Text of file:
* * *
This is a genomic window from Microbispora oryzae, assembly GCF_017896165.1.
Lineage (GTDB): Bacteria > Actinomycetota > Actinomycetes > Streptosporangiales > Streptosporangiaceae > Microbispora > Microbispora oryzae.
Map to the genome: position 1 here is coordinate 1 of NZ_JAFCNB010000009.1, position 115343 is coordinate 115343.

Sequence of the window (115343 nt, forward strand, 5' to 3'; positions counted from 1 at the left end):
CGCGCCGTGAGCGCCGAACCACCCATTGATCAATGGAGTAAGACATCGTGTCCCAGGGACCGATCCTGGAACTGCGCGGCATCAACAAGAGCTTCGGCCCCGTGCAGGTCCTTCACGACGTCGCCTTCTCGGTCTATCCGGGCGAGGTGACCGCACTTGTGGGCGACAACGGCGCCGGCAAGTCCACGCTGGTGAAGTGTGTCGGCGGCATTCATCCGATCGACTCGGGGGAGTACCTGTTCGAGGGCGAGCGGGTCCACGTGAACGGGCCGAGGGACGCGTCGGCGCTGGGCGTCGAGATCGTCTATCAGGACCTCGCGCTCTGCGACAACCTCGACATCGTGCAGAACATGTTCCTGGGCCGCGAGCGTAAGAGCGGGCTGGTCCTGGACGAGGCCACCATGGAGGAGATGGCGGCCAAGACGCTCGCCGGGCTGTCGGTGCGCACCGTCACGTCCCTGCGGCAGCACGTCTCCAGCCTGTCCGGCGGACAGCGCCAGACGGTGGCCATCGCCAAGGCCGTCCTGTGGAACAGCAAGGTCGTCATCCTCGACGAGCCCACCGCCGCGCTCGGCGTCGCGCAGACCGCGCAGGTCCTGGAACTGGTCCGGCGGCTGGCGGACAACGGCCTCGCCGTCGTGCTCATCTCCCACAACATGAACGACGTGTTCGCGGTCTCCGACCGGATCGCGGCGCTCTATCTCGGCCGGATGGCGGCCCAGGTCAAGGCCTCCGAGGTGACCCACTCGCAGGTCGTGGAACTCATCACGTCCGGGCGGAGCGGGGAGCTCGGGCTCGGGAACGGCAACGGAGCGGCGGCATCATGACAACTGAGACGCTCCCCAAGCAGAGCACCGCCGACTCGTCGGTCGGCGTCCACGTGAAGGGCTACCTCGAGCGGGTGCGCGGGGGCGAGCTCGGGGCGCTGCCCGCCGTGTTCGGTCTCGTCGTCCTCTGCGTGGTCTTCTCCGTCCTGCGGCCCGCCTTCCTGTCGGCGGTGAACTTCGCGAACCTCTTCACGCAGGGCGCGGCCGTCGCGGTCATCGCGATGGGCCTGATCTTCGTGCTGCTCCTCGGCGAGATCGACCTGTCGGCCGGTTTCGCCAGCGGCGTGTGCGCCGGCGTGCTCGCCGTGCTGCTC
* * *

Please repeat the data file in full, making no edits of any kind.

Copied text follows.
This is a genomic window from Microbispora oryzae, assembly GCF_017896165.1.
Lineage (GTDB): Bacteria > Actinomycetota > Actinomycetes > Streptosporangiales > Streptosporangiaceae > Microbispora > Microbispora oryzae.
Map to the genome: position 1 here is coordinate 1 of NZ_JAFCNB010000009.1, position 115343 is coordinate 115343.

Sequence of the window (115343 nt, forward strand, 5' to 3'; positions counted from 1 at the left end):
CGCGCCGTGAGCGCCGAACCACCCATTGATCAATGGAGTAAGACATCGTGTCCCAGGGACCGATCCTGGAACTGCGCGGCATCAACAAGAGCTTCGGCCCCGTGCAGGTCCTTCACGACGTCGCCTTCTCGGTCTATCCGGGCGAGGTGACCGCACTTGTGGGCGACAACGGCGCCGGCAAGTCCACGCTGGTGAAGTGTGTCGGCGGCATTCATCCGATCGACTCGGGGGAGTACCTGTTCGAGGGCGAGCGGGTCCACGTGAACGGGCCGAGGGACGCGTCGGCGCTGGGCGTCGAGATCGTCTATCAGGACCTCGCGCTCTGCGACAACCTCGACATCGTGCAGAACATGTTCCTGGGCCGCGAGCGTAAGAGCGGGCTGGTCCTGGACGAGGCCACCATGGAGGAGATGGCGGCCAAGACGCTCGCCGGGCTGTCGGTGCGCACCGTCACGTCCCTGCGGCAGCACGTCTCCAGCCTGTCCGGCGGACAGCGCCAGACGGTGGCCATCGCCAAGGCCGTCCTGTGGAACAGCAAGGTCGTCATCCTCGACGAGCCCACCGCCGCGCTCGGCGTCGCGCAGACCGCGCAGGTCCTGGAACTGGTCCGGCGGCTGGCGGACAACGGCCTCGCCGTCGTGCTCATCTCCCACAACATGAACGACGTGTTCGCGGTCTCCGACCGGATCGCGGCGCTCTATCTCGGCCGGATGGCGGCCCAGGTCAAGGCCTCCGAGGTGACCCACTCGCAGGTCGTGGAACTCATCACGTCCGGGCGGAGCGGGGAGCTCGGGCTCGGGAACGGCAACGGAGCGGCGGCATCATGACAACTGAGACGCTCCCCAAGCAGAGCACCGCCGACTCGTCGGTCGGCGTCCACGTGAAGGGCTACCTCGAGCGGGTGCGCGGGGGCGAGCTCGGGGCGCTGCCCGCCGTGTTCGGTCTCGTCGTCCTCTGCGTGGTCTTCTCCGTCCTGCGGCCCGCCTTCCTGTCGGCGGTGAACTTCGCGAACCTCTTCACGCAGGGCGCGGCCGTCGCGGTCATCGCGATGGGCCTGATCTTCGTGCTGCTCCTCGGCGAGATCGACCTGTCGGCCGGTTTCGCCAGCGGCGTGTGCGCCGGCGTGCTCGCCGTGCTGCTC